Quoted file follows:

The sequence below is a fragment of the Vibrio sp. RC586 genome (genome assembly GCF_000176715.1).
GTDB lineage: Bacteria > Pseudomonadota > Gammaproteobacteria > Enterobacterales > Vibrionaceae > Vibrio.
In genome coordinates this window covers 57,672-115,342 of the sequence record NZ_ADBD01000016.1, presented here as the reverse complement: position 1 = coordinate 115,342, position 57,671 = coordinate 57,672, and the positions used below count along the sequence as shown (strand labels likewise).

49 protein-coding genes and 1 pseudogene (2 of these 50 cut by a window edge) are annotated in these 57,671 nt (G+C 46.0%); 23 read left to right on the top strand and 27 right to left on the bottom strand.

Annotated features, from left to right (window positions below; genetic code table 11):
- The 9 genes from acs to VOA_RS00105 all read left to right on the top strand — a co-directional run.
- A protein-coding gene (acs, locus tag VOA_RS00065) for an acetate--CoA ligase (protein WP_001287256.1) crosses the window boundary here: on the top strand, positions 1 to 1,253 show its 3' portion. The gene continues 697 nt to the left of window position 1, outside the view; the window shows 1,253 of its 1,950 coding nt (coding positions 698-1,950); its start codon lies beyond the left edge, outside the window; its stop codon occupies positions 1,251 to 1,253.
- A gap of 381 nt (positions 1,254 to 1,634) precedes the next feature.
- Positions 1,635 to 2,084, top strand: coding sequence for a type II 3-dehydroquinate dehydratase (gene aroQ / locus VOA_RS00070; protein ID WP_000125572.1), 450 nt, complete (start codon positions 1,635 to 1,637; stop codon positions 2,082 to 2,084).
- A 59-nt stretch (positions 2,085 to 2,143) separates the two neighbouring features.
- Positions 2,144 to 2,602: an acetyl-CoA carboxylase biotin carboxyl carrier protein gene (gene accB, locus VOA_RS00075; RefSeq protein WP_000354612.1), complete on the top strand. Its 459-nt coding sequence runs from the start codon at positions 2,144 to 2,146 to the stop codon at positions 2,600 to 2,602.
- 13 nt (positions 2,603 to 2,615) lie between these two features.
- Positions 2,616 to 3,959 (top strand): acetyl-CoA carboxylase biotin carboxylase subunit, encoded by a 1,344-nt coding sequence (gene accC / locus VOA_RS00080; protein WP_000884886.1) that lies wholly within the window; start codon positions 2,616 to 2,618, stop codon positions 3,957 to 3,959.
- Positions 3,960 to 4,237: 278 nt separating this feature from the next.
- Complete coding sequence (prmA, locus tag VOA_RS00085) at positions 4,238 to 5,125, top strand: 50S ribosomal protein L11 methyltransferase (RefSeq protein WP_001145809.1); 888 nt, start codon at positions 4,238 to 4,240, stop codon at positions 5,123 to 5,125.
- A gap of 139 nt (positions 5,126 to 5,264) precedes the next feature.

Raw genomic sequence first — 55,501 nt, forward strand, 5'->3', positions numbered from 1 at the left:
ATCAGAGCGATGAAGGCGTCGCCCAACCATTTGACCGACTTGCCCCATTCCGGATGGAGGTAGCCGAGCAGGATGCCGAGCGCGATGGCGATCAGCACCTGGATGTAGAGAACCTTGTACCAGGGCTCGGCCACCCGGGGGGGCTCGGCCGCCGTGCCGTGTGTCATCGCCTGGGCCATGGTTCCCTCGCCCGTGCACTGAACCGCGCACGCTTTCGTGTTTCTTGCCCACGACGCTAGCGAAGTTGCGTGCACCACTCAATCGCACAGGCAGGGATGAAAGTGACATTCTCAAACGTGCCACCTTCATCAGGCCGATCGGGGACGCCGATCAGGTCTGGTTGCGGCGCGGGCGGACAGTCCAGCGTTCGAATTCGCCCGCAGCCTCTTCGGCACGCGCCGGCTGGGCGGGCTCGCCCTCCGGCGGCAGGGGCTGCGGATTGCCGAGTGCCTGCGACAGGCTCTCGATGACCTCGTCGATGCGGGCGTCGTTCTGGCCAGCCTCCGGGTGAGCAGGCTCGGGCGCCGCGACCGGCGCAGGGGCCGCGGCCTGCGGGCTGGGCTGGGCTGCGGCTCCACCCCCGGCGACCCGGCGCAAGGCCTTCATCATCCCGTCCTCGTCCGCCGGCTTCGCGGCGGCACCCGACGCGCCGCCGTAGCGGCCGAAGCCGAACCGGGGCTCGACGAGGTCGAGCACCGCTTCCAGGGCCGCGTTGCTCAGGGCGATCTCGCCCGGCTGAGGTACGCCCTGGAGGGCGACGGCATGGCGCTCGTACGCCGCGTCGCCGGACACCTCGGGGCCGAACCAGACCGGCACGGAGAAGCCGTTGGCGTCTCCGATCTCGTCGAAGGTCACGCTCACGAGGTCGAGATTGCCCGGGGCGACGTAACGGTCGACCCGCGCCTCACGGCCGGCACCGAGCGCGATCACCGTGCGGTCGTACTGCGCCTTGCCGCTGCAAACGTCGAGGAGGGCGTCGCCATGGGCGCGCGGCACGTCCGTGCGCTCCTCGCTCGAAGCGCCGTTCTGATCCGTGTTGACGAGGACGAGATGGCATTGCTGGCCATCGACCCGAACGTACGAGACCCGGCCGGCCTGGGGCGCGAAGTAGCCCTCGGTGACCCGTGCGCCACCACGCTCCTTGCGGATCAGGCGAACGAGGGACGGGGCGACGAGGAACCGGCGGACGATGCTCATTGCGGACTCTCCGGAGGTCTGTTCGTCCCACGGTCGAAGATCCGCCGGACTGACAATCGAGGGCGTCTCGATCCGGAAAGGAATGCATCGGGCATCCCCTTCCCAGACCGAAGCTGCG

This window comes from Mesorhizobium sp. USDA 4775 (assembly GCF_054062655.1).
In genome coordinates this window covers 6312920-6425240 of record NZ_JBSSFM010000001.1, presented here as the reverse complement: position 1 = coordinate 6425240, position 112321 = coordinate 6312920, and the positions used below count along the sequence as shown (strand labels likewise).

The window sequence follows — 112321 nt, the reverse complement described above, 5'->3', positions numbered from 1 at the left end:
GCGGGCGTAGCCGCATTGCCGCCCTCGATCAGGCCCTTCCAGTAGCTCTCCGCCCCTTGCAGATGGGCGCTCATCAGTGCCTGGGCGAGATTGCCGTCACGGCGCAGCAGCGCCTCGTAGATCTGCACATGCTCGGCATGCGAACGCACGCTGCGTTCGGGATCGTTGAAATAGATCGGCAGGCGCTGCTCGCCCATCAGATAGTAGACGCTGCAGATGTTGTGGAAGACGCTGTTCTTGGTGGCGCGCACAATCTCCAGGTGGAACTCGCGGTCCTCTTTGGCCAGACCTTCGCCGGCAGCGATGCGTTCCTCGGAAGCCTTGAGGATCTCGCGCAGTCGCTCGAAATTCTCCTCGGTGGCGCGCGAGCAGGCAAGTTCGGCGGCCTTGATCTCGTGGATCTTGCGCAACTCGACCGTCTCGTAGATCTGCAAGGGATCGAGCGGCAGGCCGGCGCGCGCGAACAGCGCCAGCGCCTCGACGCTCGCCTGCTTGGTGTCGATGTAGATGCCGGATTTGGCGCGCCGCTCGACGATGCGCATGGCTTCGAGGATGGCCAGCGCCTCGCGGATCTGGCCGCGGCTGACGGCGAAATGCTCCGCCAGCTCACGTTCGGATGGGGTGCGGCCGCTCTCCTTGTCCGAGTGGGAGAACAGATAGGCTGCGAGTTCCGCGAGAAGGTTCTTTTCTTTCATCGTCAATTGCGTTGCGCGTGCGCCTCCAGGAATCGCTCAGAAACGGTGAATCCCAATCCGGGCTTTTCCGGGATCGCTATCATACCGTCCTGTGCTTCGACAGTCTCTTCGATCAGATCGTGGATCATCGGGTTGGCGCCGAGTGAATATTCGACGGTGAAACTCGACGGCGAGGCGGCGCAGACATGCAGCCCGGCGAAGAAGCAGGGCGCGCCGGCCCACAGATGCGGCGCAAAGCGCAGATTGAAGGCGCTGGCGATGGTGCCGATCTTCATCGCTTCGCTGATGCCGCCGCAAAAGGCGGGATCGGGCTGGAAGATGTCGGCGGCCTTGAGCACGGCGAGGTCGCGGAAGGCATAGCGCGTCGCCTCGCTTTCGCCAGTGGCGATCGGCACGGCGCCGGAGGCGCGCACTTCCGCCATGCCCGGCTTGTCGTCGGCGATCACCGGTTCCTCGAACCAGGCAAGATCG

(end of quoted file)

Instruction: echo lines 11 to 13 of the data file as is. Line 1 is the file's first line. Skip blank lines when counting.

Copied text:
- Positions 2,144 to 2,602: an acetyl-CoA carboxylase biotin carboxyl carrier protein gene (gene accB, locus VOA_RS00075; RefSeq protein WP_000354612.1), complete on the top strand. Its 459-nt coding sequence runs from the start codon at positions 2,144 to 2,146 to the stop codon at positions 2,600 to 2,602.
- 13 nt (positions 2,603 to 2,615) lie between these two features.
- Positions 2,616 to 3,959 (top strand): acetyl-CoA carboxylase biotin carboxylase subunit, encoded by a 1,344-nt coding sequence (gene accC / locus VOA_RS00080; protein WP_000884886.1) that lies wholly within the window; start codon positions 2,616 to 2,618, stop codon positions 3,957 to 3,959.